|Natural Gas cars||184||268||998||1,537||3,727||6,221||9,644||0.27%|
Interestingly, now I have the absolute numbers of registered environmentally friendly cars in 2018, it is clear that this “more than 33,000” number is not about all-electric cars, but all-electric cars plus plug-in hybrid cars. That is something different from what is suggested at the webpage of the minister. The title mentions the all-electric cars that are on the increase, but in that first sentence it apparently seamlessly morphs into all types of electric cars (including plug-in hybrids). This is important since the plug-in hybrid cars have the biggest share (all-electric times 3). So, is this 1.94% increase in December 2018 for all-electric cars or also for plug-in hybrid cars?
Secondly, the share of all-electric cars in Flanders is already in the table: it is a whopping 0.22% of all cars in use today.
I don’t only have the absolute numbers of 2018, but I now also have the evolution of those numbers from 2012 until 2018. This is how this evolution looks like:
It is of course much nicer to tell the public that electric cars increased by 2% than to tell the public that their current share is only 0.22% of all cars in use, especially on the first day on the job.
There was however still one thing that was bugging me. According to the article in Metro, the increase started in September 2018 and that no specific reason could be found, except the speculation of the Minister that the increase could originate from the increased availability and the better mileage of those new electric cars. To me that didn’t make much sense. Did the availability and the mileage of those cars suddenly increased so much in the second half of 2018? There were also higher subsidies for electric cars since the beginning of 2018 and at the same time there were also measures that disadvantaged fossil-fuel cars. One would expect an increase from the beginning of the year, not at the end.
I was not surprised to hear that there was an increasing share in electric car registrations at the end of the year. The car sales in Belgium slow down in the last months of the year, sometimes even the second half of the year. This was also the case in 2018 (this is the Belgian data – I don’t have this information for Flanders, so unless the data is so very different for Flanders than for Belgium, this at least will give an idea):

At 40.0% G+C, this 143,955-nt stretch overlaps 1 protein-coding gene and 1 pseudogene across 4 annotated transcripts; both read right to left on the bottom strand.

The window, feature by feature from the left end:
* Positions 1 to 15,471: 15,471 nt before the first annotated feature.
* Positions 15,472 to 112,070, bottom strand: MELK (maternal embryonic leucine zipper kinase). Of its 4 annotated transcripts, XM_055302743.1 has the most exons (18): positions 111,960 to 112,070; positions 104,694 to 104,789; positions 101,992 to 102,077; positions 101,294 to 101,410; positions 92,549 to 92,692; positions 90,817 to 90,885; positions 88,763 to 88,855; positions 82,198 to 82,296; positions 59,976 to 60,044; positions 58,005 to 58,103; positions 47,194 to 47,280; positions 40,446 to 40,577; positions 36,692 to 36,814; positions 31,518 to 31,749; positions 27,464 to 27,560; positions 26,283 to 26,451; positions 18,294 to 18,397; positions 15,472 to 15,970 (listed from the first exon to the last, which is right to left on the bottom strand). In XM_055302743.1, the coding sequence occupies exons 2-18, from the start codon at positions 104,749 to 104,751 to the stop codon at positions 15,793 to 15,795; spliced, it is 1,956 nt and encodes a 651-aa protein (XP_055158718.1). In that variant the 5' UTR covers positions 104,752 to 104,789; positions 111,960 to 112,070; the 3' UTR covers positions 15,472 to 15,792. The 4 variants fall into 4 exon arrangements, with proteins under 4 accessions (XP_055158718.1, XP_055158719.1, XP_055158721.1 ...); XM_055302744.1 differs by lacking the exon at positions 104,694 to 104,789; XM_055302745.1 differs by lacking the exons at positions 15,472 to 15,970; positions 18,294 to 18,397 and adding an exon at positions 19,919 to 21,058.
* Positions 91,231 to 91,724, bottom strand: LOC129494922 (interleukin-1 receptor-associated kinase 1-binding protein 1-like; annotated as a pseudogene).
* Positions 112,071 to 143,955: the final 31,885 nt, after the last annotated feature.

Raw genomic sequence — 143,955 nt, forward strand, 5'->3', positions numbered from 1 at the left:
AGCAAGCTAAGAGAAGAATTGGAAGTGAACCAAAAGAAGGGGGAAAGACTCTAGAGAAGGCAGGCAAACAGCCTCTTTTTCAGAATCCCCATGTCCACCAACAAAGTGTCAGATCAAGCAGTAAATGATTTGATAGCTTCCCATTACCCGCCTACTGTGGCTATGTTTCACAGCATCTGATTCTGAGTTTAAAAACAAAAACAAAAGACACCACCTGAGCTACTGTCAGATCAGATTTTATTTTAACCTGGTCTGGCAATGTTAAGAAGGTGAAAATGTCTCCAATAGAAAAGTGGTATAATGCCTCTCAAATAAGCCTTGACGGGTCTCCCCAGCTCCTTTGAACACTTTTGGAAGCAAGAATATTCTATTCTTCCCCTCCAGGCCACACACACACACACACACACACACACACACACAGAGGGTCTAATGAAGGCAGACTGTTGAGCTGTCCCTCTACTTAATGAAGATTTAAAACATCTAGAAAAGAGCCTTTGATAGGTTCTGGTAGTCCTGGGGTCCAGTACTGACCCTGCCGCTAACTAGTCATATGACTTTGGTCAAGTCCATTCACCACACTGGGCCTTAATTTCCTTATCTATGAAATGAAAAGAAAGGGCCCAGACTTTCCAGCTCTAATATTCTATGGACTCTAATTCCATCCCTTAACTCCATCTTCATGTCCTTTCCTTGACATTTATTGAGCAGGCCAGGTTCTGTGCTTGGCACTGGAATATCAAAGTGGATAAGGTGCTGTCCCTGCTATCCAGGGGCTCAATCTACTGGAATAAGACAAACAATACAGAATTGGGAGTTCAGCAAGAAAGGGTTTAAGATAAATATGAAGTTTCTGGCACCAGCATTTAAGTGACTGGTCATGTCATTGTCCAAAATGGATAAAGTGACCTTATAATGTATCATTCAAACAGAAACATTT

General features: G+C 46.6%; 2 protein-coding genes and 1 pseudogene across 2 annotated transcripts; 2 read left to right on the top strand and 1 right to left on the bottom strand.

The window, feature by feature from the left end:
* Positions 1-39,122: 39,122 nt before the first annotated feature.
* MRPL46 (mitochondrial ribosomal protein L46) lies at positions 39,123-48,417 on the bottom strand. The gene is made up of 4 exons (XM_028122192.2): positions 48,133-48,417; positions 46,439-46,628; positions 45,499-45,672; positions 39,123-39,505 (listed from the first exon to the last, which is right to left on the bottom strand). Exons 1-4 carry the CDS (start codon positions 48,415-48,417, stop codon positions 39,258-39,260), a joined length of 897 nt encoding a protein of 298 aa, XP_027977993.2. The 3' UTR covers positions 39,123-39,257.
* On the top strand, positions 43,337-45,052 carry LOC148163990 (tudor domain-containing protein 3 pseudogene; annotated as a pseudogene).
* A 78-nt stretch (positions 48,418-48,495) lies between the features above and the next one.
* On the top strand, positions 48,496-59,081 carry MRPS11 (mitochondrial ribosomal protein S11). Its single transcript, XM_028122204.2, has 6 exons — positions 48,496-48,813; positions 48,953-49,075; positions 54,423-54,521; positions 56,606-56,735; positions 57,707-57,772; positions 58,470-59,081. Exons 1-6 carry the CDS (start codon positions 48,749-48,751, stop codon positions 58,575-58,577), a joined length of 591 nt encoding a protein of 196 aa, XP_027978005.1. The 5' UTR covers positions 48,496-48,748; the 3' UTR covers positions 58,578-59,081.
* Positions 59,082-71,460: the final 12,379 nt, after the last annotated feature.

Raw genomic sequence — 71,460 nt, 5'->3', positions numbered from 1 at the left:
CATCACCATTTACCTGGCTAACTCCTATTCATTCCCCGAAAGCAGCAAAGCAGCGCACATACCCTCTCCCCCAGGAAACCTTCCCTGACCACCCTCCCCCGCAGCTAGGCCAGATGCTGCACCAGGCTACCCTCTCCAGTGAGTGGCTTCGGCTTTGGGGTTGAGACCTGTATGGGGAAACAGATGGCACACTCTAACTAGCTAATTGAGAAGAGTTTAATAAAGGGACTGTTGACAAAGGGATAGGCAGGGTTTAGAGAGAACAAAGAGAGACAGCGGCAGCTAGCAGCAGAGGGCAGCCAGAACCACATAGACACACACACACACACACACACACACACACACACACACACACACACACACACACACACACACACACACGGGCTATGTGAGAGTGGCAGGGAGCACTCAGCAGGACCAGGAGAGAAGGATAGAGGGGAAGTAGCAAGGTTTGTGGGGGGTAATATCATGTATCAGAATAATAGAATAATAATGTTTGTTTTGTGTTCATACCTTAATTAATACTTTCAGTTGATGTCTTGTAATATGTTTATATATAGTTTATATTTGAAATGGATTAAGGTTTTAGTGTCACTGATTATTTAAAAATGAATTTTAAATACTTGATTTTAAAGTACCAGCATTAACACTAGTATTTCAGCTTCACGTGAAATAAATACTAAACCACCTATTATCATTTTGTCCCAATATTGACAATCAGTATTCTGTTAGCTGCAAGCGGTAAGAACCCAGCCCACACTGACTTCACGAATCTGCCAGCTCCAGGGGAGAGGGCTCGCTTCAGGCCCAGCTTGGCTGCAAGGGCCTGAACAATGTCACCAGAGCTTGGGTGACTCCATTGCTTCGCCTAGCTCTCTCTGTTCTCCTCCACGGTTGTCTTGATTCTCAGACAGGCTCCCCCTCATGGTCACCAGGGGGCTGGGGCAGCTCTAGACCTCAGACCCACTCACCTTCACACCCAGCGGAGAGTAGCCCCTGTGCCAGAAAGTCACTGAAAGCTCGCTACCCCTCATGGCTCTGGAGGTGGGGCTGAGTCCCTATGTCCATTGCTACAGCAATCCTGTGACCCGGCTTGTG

This has to do with the Brussels Motor Show that is being held in January. Many Flemings will wait before purchasing a car until January, because they expect a better deal at the motor show. Electric cars seem to have their own dynamics, so this means that (almost) the same number is divided by a smaller total number, therefor coming to a higher share in December 2018 (when car registrations are by far the lowest of the year). Again, the graph shows Belgian data, but I expect the same mechanism working in Flanders too.
Concluding, a 2% increase in December is nice, but how much is this the effect of a (traditional) slowdown of (fossil-fuel) car sales at the end of the year? Also, it is not even a blip in the grand scheme of things. A 1.94% increase of something that was incredibly tiny is still incredibly tiny.
Not sure about our new Minister of Energy. I wonder whether she realizes that this cheered fast 2% increase is in practice an insignificant increase.